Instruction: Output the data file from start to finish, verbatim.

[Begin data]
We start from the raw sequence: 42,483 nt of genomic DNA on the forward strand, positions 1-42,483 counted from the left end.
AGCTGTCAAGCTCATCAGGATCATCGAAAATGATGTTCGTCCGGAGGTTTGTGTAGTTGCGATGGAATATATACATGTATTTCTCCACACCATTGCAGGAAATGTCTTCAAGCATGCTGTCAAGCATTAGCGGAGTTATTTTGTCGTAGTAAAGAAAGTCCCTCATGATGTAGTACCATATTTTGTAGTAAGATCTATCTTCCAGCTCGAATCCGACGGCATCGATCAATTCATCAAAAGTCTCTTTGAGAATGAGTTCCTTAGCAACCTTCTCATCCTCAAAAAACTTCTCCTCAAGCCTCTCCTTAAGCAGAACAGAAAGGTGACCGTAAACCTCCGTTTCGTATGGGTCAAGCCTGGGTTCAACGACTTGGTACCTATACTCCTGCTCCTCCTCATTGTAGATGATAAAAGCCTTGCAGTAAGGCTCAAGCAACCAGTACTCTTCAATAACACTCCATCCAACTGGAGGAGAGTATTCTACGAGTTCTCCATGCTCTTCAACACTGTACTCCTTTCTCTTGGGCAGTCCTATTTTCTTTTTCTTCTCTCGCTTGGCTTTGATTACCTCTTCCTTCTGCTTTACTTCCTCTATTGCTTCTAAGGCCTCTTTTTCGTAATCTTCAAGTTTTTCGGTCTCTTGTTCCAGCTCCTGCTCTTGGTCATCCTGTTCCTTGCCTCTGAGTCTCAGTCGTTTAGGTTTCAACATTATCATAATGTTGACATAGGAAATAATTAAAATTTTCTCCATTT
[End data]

We start from the raw sequence: 42,483 nt of genomic DNA on the forward strand, positions 1-42,483 counted from the left end.
AGCTGTCAAGCTCATCAGGATCATCGAAAATGATGTTCGTCCGGAGGTTTGTGTAGTTGCGATGGAATATATACATGTATTTCTCCACACCATTGCAGGAAATGTCTTCAAGCATGCTGTCAAGCATTAGCGGAGTTATTTTGTCGTAGTAAAGAAAGTCCCTCATGATGTAGTACCATATTTTGTAGTAAGATCTATCTTCCAGCTCGAATCCGACGGCATCGATCAATTCATCAAAAGTCTCTTTGAGAATGAGTTCCTTAGCAACCTTCTCATCCTCAAAAAACTTCTCCTCAAGCCTCTCCTTAAGCAGAACAGAAAGGTGACCGTAAACCTCCGTTTCGTATGGGTCAAGCCTGGGTTCAACGACTTGGTACCTATACTCCTGCTCCTCCTCATTGTAGATGATAAAAGCCTTGCAGTAAGGCTCAAGCAACCAGTACTCTTCAATAACACTCCATCCAACTGGAGGAGAGTATTCTACGAGTTCTCCATGCTCTTCAACACTGTACTCCTTTCTCTTGGGCAGTCCTATTTTCTTTTTCTTCTCTCGCTTGGCTTTGATTACCTCTTCCTTCTGCTTTACTTCCTCTATTGCTTCTAAGGCCTCTTTTTCGTAATCTTCAAGTTTTTCGGTCTCTTGTTCCAGCTCCTGCTCTTGGTCATCCTGTTCCTTGCCTCTGAGTCTCAGTCGTTTAGGTTTCAACATTATCATAATGTTGACATAGGAAATAATTAAAATTTTCTCCATTT